FLORHAM PARK, N.J. -- Sensitive to the perception that Braylon Edwards is getting away with a light punishment for his drunken-driving arrest, the New York Jets shifted into damage control Wednesday, suggesting they're handcuffed by the collective bargaining agreement with the players' union.
Team officials were curiously vague on their plans for Edwards for Sunday night in Miami. Rex Ryan, appearing uncomfortable at times during his news conference, said he hasn't decided on how much the veteran wide receiver will play against the Dolphins. Ryan reiterated what the team announced Tuesday night, that Edwards will play, but won't start -- a decision that triggered a firestorm of criticism.
The organization still is investigating Edwards' arrest, according to general manager Mike Tannenbaum, who said the playing-time decision won't be finalized until the Jets have all the facts.
Addressing reporters for the first time since his arrest, Edwards showed little remorse. He apologized to the organization, his teammates and his fans but displayed little emotion.
"I don't understand the black eye this would put on the organization," Edwards said, adding, "This isn't a representation of what this organization is about. ... This is the situation that I put myself in, so I don't see how this could be a black eye for them. It's more so a black eye for myself, if anything."
Edwards said he has no problem with the team's decision not to start him. The veteran wide receiver said that if he is deactivated for the game, he'll "support it wholeheartedly" and won't ask the union to contest it. According to the CBA, a team can't suspend or deactivate a player for an alcohol-related offense.
Tannenbaum said he appreciated Edwards' gesture but noted that a player can't waive his collectively bargained rights.
The Jets have received criticism for not taking a stronger stand, but there's some background to consider. Around the league, no player arrested on a DWI charge over the past year was deactivated or suspended by his team. If the Jets deactivated Edwards, he'd lose a $30,000-per-game bonus, per his contract -- and that wouldn't sit well with the union. Of course, the Jets could activate Edwards but not play him; he'd collect his money.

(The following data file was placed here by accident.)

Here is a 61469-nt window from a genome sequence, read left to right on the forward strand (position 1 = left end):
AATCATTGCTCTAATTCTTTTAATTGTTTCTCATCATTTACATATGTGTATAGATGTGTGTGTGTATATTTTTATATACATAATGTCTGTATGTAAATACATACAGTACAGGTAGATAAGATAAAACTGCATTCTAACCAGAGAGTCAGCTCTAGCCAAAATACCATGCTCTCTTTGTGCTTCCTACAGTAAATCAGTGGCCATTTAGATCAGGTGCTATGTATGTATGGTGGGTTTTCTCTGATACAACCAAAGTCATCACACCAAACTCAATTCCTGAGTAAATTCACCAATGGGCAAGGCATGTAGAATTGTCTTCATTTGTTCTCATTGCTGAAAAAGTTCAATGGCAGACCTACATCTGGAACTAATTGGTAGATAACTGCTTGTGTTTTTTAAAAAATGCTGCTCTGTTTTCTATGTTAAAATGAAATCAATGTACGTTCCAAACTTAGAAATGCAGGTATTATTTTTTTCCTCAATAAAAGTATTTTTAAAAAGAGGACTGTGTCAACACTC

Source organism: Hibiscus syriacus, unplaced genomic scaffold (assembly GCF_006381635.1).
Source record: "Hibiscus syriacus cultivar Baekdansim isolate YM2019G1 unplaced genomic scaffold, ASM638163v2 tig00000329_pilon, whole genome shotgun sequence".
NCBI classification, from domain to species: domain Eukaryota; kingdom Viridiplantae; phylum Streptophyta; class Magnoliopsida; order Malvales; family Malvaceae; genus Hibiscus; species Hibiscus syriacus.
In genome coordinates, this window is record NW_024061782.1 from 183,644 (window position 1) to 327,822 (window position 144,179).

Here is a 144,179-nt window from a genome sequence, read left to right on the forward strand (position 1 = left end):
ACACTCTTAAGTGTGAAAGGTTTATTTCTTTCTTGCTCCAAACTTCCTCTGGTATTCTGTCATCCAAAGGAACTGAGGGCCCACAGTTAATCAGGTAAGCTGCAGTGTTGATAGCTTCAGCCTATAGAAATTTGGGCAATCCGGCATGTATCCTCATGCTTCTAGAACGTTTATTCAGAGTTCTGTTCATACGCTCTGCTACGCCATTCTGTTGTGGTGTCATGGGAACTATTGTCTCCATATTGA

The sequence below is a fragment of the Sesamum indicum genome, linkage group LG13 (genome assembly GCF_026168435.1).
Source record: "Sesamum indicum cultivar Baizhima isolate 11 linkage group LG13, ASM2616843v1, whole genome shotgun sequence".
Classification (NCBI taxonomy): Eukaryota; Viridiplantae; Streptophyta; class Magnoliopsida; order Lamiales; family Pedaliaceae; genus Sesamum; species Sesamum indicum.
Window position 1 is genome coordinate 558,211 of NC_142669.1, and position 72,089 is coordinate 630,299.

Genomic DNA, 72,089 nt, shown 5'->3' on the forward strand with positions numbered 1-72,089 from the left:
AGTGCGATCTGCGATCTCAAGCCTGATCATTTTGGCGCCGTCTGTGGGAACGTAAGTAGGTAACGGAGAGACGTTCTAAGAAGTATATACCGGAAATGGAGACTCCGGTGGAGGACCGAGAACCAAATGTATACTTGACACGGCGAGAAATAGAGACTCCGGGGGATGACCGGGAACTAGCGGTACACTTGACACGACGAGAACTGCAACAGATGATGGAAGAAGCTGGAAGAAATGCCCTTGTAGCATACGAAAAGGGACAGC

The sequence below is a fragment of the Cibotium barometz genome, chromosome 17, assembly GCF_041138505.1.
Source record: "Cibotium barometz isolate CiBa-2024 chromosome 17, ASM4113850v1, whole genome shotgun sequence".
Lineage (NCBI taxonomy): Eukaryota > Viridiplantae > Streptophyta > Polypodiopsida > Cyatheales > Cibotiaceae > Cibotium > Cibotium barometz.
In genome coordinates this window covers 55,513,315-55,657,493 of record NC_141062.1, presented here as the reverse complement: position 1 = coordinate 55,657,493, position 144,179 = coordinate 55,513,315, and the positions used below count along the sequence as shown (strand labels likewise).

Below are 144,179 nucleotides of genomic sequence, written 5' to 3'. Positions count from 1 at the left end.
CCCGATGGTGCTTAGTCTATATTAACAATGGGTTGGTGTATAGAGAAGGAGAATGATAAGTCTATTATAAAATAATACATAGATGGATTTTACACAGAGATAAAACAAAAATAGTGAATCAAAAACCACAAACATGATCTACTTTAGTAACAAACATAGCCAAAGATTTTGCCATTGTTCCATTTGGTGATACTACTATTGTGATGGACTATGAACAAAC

In 2008, the Pittsburgh Steelers deactivated Santonio Holmes for one game after his arrest on marijuana charges. A grievance was filed, but the Steelers prevailed, perhaps because it was Holmes' third arrest. Holmes now is a member of the Jets, serving a four-game suspension for violating the substance-abuse policy.
"We fully support the league, and we'll let the process run its course," Tannenbaum said.
Edwards, who violated the league's personal-conduct policy because of a nightclub altercation last October in Cleveland, faces a maximum fine of $50,000 for a substance-abuse offense. A suspension is possible, but it likely will take several months for the matter to be adjudicated.
After meeting with Tannenbaum and Ryan late Tuesday night, Edwards spoke Wednesday with owner Woody Johnson. They might speak again Thursday.
Asked to describe Johnson's reaction to the arrest, Tannenbaum said, "Very disappointed. We take this stuff seriously. It's not lip service."
Tannenbaum said Edwards was "very sorry, very disappointed, very remorseful. He feels like he let everybody down." Facing reporters, Edwards didn't show that disappointment.
When asked whether he was embarrassed, Edwards said he wouldn't use that word, saying, "Because it's a pending legal matter, I can't let emotions answer questions."
He didn't say he acted selfishly. He referred to the arrest as an "event," as in: "For the event to happen like it did, it was sad for me to be in that situation."
Edwards declined to answer when asked whether he learned anything from the Donte' Stallworth situation. In March 2009, Edwards and Stallworth, teammates on the Cleveland Browns, were drinking in South Beach, Fla. That night, Stallworth struck and killed a pedestrian.
"It's a question I'd love to answer," Edwards said, "but it's a pending legal matter."
The Jets were furious with Edwards because he failed to utilize the Player Protect program, which offers free transportation to professional athletes -- on a confidential basis. The players were briefed on the program only last week. Edwards said he's aware of it but that he uses his own "car service."
On Monday night, Edwards said he drove himself into Manhattan because he stayed late at the team's facility, watching film. He attended a fundraiser held by teammate Jerricho Cotchery, saying it was perhaps only the third time he'd driven in Manhattan. The fundraiser ended at 9:30 p.m. Edwards was arrested at 5:15 a.m. after registering a 0.16 on the blood-alcohol level testing device, double the legal limit.
Ryan said he received a call from Tannenbaum around 6:30 a.m., informing him of the arrest.
"To say the least, I was a little upset with it," Ryan said. "We know how important this game is."
Ryan said he never considered a harsher punishment for Edwards. Cutting his playing time, he believes, is the right way to go.
"I'm not going to tell you Braylon is going to miss X amount of the game because, quite honestly, I'm not ready to do that right now," Ryan said. "When it's the right time, I'm going to make that decision."
Rich Cimini covers the Jets for ESPNNewYork.com.